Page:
Some people may not know that cruelty to animals is an offense the State of Florida takes seriously. Several laws are in place that protect pets like cats and dogs, and domesticated livestock such as cows, chickens, and pigs. At times, people may unintentionally become the target of animal cruelty charges. Animal rights groups or neighbors might not understand the effort required to control or maintain animals, which may cause some owners to find themselves facing cruelty charges even though there was no criminal intent or negligence involved.
Animal cruelty may be a first-degree misdemeanor or third-degree felony offense in the State of Florida. The consequences a person may face upon a conviction for animal cruelty include jail time, a fine, and possibly an anger management course.
What Constitutes Animal Cruelty in Florida?
Under , committing cruelty against animals is a crime. There are two different degrees of this charge in Florida which are a misdemeanor and a felony. Generally, a one-time event is viewed as a misdemeanor offense, but a felony charge indicates an ongoing situation of cruelty.
New legislation called has made it even easier for judges to give serious jail time to those convicted of felony level animal cruelty and prevents repeat offenders from owning pets.
Examples of animal cruelty are:
- Torturing the animal
- Causing purposeful injury
- Fighting games
- Transporting in a cruel manner
Also, a court considers if the alleged abuse was justified in the situation it occurred. This allows for circumstances where treatment of the animal in an inhumane manner might have been necessary, for example a dog attack. Further, a person may be charged with multiple counts of cruelty if the court finds that he committed separate acts of cruelty.
Types of Animal Cruelty Charges
The State of Florida can bring misdemeanor or felony charges against a defendant accused of animal cruelty. The specific charge you face depends entirely on the circumstances of your case.
Misdemeanor Animal Cruelty
Animal cruelty of the first degree is a misdemeanor offense punishable by:
- Up to a year in jail
- Pay a fine of up to $5,000
Those who face a misdemeanor animal cruelty charge allegedly either directly committed abusive acts towards an animal or witnessed others doing so and did nothing to prevent it. More severe instances of animal cruelty may receive a more serious charge.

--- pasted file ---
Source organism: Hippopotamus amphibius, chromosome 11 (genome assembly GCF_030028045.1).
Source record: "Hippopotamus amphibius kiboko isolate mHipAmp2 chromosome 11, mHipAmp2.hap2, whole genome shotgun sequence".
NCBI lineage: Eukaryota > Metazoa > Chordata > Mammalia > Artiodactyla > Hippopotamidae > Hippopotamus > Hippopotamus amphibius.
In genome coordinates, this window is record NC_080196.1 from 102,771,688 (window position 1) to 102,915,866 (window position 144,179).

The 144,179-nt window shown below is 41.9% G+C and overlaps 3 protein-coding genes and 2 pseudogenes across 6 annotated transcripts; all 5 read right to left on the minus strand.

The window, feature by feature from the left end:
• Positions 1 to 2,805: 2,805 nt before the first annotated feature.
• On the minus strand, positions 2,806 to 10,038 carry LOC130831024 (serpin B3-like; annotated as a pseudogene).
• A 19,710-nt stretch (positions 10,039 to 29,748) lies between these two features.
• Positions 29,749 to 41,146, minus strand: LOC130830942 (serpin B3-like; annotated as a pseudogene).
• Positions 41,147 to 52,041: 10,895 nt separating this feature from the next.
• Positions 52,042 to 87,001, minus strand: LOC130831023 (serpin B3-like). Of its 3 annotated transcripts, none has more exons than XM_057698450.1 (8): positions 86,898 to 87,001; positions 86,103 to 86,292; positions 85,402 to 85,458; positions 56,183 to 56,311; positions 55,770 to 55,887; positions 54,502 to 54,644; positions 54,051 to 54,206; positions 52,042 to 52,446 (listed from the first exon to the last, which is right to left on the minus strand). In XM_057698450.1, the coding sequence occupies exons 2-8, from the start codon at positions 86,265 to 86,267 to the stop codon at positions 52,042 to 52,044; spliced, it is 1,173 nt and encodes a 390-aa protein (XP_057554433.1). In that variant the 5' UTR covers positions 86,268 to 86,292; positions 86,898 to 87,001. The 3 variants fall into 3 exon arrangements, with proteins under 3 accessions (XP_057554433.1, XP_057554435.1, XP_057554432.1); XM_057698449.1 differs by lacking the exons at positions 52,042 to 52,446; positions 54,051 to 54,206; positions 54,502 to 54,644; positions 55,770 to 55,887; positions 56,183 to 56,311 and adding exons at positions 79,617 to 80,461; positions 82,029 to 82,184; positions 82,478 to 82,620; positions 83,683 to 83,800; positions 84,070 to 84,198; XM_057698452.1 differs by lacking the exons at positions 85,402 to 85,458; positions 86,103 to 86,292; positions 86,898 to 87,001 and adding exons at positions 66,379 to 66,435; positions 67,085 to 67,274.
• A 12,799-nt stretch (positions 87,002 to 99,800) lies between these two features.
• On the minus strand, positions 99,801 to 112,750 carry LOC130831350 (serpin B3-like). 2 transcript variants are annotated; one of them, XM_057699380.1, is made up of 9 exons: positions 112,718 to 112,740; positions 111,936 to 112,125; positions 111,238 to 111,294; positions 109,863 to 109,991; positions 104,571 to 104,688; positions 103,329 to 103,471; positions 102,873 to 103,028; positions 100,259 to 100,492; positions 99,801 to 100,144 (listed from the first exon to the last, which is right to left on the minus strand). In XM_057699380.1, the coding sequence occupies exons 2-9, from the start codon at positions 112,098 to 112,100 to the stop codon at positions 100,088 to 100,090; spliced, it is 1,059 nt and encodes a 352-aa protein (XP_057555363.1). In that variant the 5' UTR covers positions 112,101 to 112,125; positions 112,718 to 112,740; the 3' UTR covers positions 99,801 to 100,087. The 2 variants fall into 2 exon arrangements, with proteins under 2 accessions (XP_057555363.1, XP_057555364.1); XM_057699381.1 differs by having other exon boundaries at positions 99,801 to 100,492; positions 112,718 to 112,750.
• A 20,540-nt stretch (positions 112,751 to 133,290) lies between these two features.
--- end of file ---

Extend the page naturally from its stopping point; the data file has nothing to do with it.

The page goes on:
Aggravated Animal Cruelty
Depending on your case, the prosecution may bring a charge of aggravated animal cruelty. Aggravated animal cruelty requires the defendant to have intentionally committed an act to an animal which results in its cruel death. The charge may also be brought against those who have committed excessive cruel acts or who have committed cruel acts upon animals repeatedly. A person who witnesses such acts and fails to prevent them may also face
Aggravated animal cruelty is a third-degree felony offense in Florida. A conviction for this offense carries significantly stiffer penalties than the lesser misdemeanor charge. According to , those who are convicted of aggravated cruelty to animals may be sentenced to:
- Up to 5 years in prison
- Pay a fine of up to $10,000
- Possible psychological counseling or anger management
If the court finds that the abuse was intentional, you may be ordered to pay a minimum fine of $2,500 and may possibly be ordered to pay up to $10,000, and serve up to 5 years in prison. You may also be ordered to attend psychological counseling and/or an anger management program. Subsequent charges of aggravated animal cruelty will lead to increased minimum fines and incarceration.
Reputable Orlando Criminal Defense Attorneys
If you or a loved one has been charged with animal cruelty, it is best to contact a criminal defense attorney as soon as possible. Building a strong defense before your case goes before a judge is critical to get a more favorable outcome. When choosing an attorney, be sure they have previous practice in this type of law so that you are adequately represented.
The Umansky Law Firm works diligently with our clients to fight charges and get the second chances they deserve. Our attorneys are former prosecutors who use their knowledge and experience with the court system to your advantage. With our over 100 years of combined experience, you don’t need to put your future and freedom at risk! Contact us today at (407) 228-3838 to have your case evaluated for free.